2 teaspoons baking soda
½  teaspoon salt
1 ¼ cups packed (8 ¾ ounces) dark brown sugar
¼ cup molasses
2 tablespoons finely grated fresh ginger
12 tablespoons unsalted butter
2 tablespoons ground ginger
1 teaspoon ground cinnamon
1/4 teaspoon ground cloves
1/4 teaspoon pepper
Pinch cayenne
1 large egg, plus 1 large yolk
½ cup granulated sugar

Whisk flour, baking soda, and salt together in bowl. Place brown sugar, molasses, and fresh ginger in second bowl. Heat butter in 10-inch skillet over medium heat until melted. Lower heat to medium-low and continue to cook, swirling pan frequently, until foaming subsides and butter is just beginning to brown, about 2 minutes. Remove from heat and whisk in ground ginger, cinnamon, cloves, black pepper, and cayenne. Cool slightly, about 2 minutes. Add butter mixture to bowl with brown sugar and whisk to combine. Add egg and egg yolk add whisk to combine. Add flour mixture and stir until just combined. Cover dough tightly with plastic wrap and refrigerate until firm, about 1 hour. (Dough can be refrigerated for up to two days, or frozen for up to a month.)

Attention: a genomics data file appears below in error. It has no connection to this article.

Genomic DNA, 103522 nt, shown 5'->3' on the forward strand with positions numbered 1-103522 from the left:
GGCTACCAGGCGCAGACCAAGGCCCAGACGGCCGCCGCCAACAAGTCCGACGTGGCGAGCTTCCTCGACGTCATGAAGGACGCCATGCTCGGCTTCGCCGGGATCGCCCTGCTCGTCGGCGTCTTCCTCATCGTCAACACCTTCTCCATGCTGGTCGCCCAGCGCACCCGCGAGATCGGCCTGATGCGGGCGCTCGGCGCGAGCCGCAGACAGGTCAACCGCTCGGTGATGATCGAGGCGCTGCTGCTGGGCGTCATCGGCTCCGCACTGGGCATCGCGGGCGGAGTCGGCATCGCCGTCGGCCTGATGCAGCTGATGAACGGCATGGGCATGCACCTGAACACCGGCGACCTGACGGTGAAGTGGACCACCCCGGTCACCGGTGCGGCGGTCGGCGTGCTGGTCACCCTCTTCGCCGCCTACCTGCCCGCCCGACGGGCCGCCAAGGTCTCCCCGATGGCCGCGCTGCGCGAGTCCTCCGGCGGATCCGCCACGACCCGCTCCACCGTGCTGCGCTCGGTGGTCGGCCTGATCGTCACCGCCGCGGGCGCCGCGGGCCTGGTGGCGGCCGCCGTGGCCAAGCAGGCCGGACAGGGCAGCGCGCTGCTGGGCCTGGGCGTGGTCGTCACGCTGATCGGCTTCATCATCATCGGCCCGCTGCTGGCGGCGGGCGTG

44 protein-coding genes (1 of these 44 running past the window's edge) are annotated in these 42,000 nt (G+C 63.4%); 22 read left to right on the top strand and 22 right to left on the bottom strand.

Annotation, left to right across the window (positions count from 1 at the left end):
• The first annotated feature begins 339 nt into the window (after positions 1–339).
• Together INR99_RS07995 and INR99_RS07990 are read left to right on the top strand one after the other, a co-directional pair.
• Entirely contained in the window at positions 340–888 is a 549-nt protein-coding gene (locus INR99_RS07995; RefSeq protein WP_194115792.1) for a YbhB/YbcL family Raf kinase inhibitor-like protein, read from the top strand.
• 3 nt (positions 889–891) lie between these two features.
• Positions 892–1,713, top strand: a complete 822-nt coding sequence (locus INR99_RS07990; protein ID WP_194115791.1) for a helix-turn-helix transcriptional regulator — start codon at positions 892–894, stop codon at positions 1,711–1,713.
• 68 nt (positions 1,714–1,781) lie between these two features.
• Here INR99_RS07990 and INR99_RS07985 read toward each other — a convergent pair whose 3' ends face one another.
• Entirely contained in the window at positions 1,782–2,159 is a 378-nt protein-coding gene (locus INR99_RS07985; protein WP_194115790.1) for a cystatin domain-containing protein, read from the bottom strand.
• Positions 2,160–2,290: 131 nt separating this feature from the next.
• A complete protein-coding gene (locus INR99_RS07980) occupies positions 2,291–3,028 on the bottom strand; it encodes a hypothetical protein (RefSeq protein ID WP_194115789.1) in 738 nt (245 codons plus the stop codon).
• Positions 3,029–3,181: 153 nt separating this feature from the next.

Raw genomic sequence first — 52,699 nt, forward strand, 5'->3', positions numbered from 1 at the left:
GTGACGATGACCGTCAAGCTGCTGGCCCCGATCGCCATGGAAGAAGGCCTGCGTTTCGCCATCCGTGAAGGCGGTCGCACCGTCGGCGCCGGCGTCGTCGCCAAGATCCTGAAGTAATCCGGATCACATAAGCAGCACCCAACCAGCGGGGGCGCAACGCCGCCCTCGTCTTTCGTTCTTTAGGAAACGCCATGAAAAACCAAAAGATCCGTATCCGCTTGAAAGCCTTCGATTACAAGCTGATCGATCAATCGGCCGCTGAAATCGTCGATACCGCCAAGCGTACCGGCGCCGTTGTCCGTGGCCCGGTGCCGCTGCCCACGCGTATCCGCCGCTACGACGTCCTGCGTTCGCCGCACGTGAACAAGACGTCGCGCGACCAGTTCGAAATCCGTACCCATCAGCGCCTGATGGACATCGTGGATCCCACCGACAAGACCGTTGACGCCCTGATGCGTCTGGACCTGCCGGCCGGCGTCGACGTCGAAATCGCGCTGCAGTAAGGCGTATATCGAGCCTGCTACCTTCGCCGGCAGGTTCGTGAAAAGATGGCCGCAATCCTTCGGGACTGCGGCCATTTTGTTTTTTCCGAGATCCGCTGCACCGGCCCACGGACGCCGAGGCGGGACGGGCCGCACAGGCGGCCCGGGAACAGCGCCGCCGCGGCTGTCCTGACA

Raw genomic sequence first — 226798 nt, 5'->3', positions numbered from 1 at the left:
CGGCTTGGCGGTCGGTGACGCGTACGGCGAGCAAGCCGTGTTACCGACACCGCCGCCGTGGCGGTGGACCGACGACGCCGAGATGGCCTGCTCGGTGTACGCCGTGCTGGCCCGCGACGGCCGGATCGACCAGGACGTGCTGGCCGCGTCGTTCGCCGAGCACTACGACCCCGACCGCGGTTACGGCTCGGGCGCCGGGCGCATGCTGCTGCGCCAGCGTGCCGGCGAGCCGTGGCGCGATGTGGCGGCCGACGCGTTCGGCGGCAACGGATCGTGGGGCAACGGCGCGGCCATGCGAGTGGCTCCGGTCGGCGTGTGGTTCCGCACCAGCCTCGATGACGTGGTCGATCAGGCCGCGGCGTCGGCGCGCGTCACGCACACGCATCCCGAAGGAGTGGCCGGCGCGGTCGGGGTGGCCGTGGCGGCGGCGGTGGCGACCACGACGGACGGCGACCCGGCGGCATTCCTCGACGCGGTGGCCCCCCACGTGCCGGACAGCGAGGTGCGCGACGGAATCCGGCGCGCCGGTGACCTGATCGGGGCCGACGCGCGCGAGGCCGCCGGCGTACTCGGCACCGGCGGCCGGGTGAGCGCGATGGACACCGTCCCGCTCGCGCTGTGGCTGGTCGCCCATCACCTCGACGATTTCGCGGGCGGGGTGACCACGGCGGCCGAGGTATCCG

Adjust oven racks to upper-middle and lower-middle positions and heat oven to 300 degrees. Line two baking sheets with parchment paper. Place granulated sugar in shallow baking dish or pie plate. Divide dough into heaping teaspoon portions; roll dough into balls. Working in batches of 10, roll balls in sugar to coat. Evenly space dough balls on prepared baking sheets, 20 dough balls per sheet.

Place one sheet on upper rack and bake for 15 minutes. After 15 minutes, transfer partially baked top sheet to lower rack, rotating 180 degrees, and place second sheet of cookies on upper rack. Continue to bake until lower tray of cookies just begin to darken around edges, 10 to 12 minutes longer. Remove lower sheet of cookies and shift upper sheet to lower rack and continue to bake until beginning to darken around edges, 15 to 17 minutes. Slide baked cookies, still on parchment, to wire rack and cool completely. Cool baking sheets slightly and repeat step 3 with remaining dough balls.

Yield: 80 1 ½-inch cookies

Cookie Bites (Part 1)